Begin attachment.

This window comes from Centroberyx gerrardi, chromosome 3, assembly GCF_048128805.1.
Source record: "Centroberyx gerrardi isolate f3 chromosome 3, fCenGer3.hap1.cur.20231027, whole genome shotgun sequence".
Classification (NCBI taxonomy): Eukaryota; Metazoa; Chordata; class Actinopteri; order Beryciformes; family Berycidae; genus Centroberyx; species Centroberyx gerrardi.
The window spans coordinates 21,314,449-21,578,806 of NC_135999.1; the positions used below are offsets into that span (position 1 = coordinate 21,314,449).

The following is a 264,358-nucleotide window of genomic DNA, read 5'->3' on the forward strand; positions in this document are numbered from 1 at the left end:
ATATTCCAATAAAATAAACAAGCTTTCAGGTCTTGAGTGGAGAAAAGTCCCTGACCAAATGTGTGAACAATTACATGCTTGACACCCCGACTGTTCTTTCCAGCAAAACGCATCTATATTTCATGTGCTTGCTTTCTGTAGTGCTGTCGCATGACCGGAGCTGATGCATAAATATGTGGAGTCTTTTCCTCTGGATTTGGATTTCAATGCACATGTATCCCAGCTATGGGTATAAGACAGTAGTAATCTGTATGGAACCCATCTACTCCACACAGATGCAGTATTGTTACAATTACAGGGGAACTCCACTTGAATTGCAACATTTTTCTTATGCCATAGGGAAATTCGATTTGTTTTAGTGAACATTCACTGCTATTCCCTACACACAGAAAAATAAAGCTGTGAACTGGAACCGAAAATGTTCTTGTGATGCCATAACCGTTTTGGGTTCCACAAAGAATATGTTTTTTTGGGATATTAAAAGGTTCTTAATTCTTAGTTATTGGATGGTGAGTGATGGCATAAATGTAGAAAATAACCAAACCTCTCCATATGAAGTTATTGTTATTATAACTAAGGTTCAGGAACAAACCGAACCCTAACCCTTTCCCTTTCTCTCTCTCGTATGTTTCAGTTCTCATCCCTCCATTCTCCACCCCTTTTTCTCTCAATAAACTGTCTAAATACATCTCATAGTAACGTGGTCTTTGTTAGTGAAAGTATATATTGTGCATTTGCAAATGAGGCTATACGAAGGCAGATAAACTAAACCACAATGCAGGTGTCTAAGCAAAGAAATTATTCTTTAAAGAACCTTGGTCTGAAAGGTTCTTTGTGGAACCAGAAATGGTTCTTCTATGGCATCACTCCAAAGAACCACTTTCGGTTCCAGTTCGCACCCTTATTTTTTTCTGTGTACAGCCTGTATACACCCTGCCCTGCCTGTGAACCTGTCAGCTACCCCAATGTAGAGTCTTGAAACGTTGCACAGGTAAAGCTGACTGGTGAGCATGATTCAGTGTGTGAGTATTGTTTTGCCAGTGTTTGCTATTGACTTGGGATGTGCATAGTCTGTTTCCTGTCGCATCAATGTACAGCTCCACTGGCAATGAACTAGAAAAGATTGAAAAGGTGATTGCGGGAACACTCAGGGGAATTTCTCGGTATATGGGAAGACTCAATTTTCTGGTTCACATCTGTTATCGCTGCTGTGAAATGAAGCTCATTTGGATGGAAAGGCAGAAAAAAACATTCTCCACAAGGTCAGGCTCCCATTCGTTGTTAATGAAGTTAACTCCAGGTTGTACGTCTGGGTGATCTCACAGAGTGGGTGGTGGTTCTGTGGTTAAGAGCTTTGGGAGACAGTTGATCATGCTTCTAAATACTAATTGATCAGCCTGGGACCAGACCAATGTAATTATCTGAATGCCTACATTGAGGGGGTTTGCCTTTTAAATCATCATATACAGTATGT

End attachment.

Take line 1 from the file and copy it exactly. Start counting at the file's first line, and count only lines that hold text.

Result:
This window comes from Centroberyx gerrardi, chromosome 3, assembly GCF_048128805.1.